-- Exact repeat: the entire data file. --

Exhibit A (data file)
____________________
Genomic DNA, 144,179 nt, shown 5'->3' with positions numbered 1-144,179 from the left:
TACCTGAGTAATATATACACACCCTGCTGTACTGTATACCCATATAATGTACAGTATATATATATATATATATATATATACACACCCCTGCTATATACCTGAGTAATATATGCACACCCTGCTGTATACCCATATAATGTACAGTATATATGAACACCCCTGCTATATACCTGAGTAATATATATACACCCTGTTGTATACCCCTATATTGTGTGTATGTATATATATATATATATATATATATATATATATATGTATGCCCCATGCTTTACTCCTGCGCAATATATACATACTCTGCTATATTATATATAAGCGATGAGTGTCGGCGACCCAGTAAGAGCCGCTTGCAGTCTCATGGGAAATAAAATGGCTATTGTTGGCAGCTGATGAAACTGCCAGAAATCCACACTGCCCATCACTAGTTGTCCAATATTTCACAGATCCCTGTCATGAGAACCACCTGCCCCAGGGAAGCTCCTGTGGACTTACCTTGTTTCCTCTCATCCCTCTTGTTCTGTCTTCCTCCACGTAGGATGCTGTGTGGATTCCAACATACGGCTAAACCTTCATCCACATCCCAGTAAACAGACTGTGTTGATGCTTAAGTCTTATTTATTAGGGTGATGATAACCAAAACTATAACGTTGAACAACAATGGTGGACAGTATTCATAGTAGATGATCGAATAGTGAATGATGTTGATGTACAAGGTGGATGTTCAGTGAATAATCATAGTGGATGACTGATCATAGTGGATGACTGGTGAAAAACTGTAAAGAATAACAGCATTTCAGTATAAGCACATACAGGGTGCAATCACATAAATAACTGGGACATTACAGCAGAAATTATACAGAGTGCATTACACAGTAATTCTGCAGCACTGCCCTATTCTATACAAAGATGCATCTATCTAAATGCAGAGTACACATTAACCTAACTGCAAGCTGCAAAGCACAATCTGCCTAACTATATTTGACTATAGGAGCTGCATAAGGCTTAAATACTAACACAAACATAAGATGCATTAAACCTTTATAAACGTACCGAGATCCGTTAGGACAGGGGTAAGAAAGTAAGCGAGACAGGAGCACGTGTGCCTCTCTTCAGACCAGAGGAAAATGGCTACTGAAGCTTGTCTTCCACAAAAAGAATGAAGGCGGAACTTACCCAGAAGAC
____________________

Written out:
Genomic DNA, 144,179 nt, shown 5'->3' with positions numbered 1-144,179 from the left:
TACCTGAGTAATATATACACACCCTGCTGTACTGTATACCCATATAATGTACAGTATATATATATATATATATATATATACACACCCCTGCTATATACCTGAGTAATATATGCACACCCTGCTGTATACCCATATAATGTACAGTATATATGAACACCCCTGCTATATACCTGAGTAATATATATACACCCTGTTGTATACCCCTATATTGTGTGTATGTATATATATATATATATATATATATATATATATATGTATGCCCCATGCTTTACTCCTGCGCAATATATACATACTCTGCTATATTATATATAAGCGATGAGTGTCGGCGACCCAGTAAGAGCCGCTTGCAGTCTCATGGGAAATAAAATGGCTATTGTTGGCAGCTGATGAAACTGCCAGAAATCCACACTGCCCATCACTAGTTGTCCAATATTTCACAGATCCCTGTCATGAGAACCACCTGCCCCAGGGAAGCTCCTGTGGACTTACCTTGTTTCCTCTCATCCCTCTTGTTCTGTCTTCCTCCACGTAGGATGCTGTGTGGATTCCAACATACGGCTAAACCTTCATCCACATCCCAGTAAACAGACTGTGTTGATGCTTAAGTCTTATTTATTAGGGTGATGATAACCAAAACTATAACGTTGAACAACAATGGTGGACAGTATTCATAGTAGATGATCGAATAGTGAATGATGTTGATGTACAAGGTGGATGTTCAGTGAATAATCATAGTGGATGACTGATCATAGTGGATGACTGGTGAAAAACTGTAAAGAATAACAGCATTTCAGTATAAGCACATACAGGGTGCAATCACATAAATAACTGGGACATTACAGCAGAAATTATACAGAGTGCATTACACAGTAATTCTGCAGCACTGCCCTATTCTATACAAAGATGCATCTATCTAAATGCAGAGTACACATTAACCTAACTGCAAGCTGCAAAGCACAATCTGCCTAACTATATTTGACTATAGGAGCTGCATAAGGCTTAAATACTAACACAAACATAAGATGCATTAAACCTTTATAAACGTACCGAGATCCGTTAGGACAGGGGTAAGAAAGTAAGCGAGACAGGAGCACGTGTGCCTCTCTTCAGACCAGAGGAAAATGGCTACTGAAGCTTGTCTTCCACAAAAAGAATGAAGGCGGAACTTACCCAGAAGAC